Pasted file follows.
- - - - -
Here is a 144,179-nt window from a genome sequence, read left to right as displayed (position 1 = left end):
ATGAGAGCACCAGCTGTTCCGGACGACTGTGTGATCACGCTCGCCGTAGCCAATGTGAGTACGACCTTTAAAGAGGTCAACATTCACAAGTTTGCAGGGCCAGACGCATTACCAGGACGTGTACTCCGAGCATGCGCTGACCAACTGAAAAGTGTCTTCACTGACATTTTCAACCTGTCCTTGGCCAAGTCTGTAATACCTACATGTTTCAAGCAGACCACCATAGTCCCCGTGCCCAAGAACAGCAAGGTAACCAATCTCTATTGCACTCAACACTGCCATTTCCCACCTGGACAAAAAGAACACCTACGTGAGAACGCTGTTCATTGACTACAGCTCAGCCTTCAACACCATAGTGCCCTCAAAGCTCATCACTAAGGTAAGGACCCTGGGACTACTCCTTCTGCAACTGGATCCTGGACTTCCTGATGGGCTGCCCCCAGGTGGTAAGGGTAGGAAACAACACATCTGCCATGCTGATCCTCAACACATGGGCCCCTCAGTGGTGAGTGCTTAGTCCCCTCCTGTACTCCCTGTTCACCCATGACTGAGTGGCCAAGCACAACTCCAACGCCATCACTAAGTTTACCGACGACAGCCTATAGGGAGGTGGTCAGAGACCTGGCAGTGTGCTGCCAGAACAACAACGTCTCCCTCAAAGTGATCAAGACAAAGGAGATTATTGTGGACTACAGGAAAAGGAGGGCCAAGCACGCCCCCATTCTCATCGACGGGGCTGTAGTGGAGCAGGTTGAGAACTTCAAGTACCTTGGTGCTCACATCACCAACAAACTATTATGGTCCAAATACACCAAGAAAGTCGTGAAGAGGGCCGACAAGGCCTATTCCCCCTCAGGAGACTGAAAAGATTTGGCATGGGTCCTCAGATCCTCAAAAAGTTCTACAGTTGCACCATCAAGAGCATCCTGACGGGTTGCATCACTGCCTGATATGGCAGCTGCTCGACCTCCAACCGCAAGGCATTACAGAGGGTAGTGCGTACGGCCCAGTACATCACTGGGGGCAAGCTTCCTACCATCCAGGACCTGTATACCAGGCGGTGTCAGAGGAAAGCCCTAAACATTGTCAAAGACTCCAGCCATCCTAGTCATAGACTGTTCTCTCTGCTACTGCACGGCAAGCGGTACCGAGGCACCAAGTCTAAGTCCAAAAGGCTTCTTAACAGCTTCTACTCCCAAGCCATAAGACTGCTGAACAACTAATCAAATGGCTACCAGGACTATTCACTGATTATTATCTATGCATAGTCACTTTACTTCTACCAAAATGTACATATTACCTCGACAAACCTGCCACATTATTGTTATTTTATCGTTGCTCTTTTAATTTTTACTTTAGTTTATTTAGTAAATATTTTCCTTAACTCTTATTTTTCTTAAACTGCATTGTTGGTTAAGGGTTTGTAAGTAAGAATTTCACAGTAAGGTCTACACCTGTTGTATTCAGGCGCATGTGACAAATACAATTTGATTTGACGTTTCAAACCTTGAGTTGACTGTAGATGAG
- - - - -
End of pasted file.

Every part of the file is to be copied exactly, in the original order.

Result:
Here is a 144,179-nt window from a genome sequence, read left to right as displayed (position 1 = left end):
ATGAGAGCACCAGCTGTTCCGGACGACTGTGTGATCACGCTCGCCGTAGCCAATGTGAGTACGACCTTTAAAGAGGTCAACATTCACAAGTTTGCAGGGCCAGACGCATTACCAGGACGTGTACTCCGAGCATGCGCTGACCAACTGAAAAGTGTCTTCACTGACATTTTCAACCTGTCCTTGGCCAAGTCTGTAATACCTACATGTTTCAAGCAGACCACCATAGTCCCCGTGCCCAAGAACAGCAAGGTAACCAATCTCTATTGCACTCAACACTGCCATTTCCCACCTGGACAAAAAGAACACCTACGTGAGAACGCTGTTCATTGACTACAGCTCAGCCTTCAACACCATAGTGCCCTCAAAGCTCATCACTAAGGTAAGGACCCTGGGACTACTCCTTCTGCAACTGGATCCTGGACTTCCTGATGGGCTGCCCCCAGGTGGTAAGGGTAGGAAACAACACATCTGCCATGCTGATCCTCAACACATGGGCCCCTCAGTGGTGAGTGCTTAGTCCCCTCCTGTACTCCCTGTTCACCCATGACTGAGTGGCCAAGCACAACTCCAACGCCATCACTAAGTTTACCGACGACAGCCTATAGGGAGGTGGTCAGAGACCTGGCAGTGTGCTGCCAGAACAACAACGTCTCCCTCAAAGTGATCAAGACAAAGGAGATTATTGTGGACTACAGGAAAAGGAGGGCCAAGCACGCCCCCATTCTCATCGACGGGGCTGTAGTGGAGCAGGTTGAGAACTTCAAGTACCTTGGTGCTCACATCACCAACAAACTATTATGGTCCAAATACACCAAGAAAGTCGTGAAGAGGGCCGACAAGGCCTATTCCCCCTCAGGAGACTGAAAAGATTTGGCATGGGTCCTCAGATCCTCAAAAAGTTCTACAGTTGCACCATCAAGAGCATCCTGACGGGTTGCATCACTGCCTGATATGGCAGCTGCTCGACCTCCAACCGCAAGGCATTACAGAGGGTAGTGCGTACGGCCCAGTACATCACTGGGGGCAAGCTTCCTACCATCCAGGACCTGTATACCAGGCGGTGTCAGAGGAAAGCCCTAAACATTGTCAAAGACTCCAGCCATCCTAGTCATAGACTGTTCTCTCTGCTACTGCACGGCAAGCGGTACCGAGGCACCAAGTCTAAGTCCAAAAGGCTTCTTAACAGCTTCTACTCCCAAGCCATAAGACTGCTGAACAACTAATCAAATGGCTACCAGGACTATTCACTGATTATTATCTATGCATAGTCACTTTACTTCTACCAAAATGTACATATTACCTCGACAAACCTGCCACATTATTGTTATTTTATCGTTGCTCTTTTAATTTTTACTTTAGTTTATTTAGTAAATATTTTCCTTAACTCTTATTTTTCTTAAACTGCATTGTTGGTTAAGGGTTTGTAAGTAAGAATTTCACAGTAAGGTCTACACCTGTTGTATTCAGGCGCATGTGACAAATACAATTTGATTTGACGTTTCAAACCTTGAGTTGACTGTAGATGAG